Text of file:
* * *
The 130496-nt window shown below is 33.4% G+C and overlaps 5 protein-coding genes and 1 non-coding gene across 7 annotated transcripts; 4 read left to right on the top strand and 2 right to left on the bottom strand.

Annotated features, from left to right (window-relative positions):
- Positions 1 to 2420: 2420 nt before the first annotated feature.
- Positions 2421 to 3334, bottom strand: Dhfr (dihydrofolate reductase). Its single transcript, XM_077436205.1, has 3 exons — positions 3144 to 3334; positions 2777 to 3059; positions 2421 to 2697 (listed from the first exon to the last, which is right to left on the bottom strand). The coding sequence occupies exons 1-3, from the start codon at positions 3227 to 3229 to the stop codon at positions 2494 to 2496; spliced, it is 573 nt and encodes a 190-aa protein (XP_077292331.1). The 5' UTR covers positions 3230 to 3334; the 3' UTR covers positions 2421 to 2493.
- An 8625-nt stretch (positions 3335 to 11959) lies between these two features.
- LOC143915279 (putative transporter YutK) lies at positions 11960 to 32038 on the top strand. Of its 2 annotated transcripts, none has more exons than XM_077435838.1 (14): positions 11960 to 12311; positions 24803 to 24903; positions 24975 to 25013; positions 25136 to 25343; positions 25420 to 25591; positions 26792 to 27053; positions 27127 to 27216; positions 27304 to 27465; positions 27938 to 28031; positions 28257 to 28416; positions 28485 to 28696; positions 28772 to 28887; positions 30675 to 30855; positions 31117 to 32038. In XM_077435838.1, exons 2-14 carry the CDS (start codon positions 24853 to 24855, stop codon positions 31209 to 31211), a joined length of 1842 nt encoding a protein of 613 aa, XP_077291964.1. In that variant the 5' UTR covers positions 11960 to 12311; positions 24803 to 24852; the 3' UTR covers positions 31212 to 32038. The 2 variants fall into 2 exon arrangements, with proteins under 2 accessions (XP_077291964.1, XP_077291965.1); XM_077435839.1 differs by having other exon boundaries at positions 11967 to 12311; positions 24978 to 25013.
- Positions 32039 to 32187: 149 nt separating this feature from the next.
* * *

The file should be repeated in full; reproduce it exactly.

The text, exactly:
The 130496-nt window shown below is 33.4% G+C and overlaps 5 protein-coding genes and 1 non-coding gene across 7 annotated transcripts; 4 read left to right on the top strand and 2 right to left on the bottom strand.

Annotated features, from left to right (window-relative positions):
- Positions 1 to 2420: 2420 nt before the first annotated feature.
- Positions 2421 to 3334, bottom strand: Dhfr (dihydrofolate reductase). Its single transcript, XM_077436205.1, has 3 exons — positions 3144 to 3334; positions 2777 to 3059; positions 2421 to 2697 (listed from the first exon to the last, which is right to left on the bottom strand). The coding sequence occupies exons 1-3, from the start codon at positions 3227 to 3229 to the stop codon at positions 2494 to 2496; spliced, it is 573 nt and encodes a 190-aa protein (XP_077292331.1). The 5' UTR covers positions 3230 to 3334; the 3' UTR covers positions 2421 to 2493.
- An 8625-nt stretch (positions 3335 to 11959) lies between these two features.
- LOC143915279 (putative transporter YutK) lies at positions 11960 to 32038 on the top strand. Of its 2 annotated transcripts, none has more exons than XM_077435838.1 (14): positions 11960 to 12311; positions 24803 to 24903; positions 24975 to 25013; positions 25136 to 25343; positions 25420 to 25591; positions 26792 to 27053; positions 27127 to 27216; positions 27304 to 27465; positions 27938 to 28031; positions 28257 to 28416; positions 28485 to 28696; positions 28772 to 28887; positions 30675 to 30855; positions 31117 to 32038. In XM_077435838.1, exons 2-14 carry the CDS (start codon positions 24853 to 24855, stop codon positions 31209 to 31211), a joined length of 1842 nt encoding a protein of 613 aa, XP_077291964.1. In that variant the 5' UTR covers positions 11960 to 12311; positions 24803 to 24852; the 3' UTR covers positions 31212 to 32038. The 2 variants fall into 2 exon arrangements, with proteins under 2 accessions (XP_077291964.1, XP_077291965.1); XM_077435839.1 differs by having other exon boundaries at positions 11967 to 12311; positions 24978 to 25013.
- Positions 32039 to 32187: 149 nt separating this feature from the next.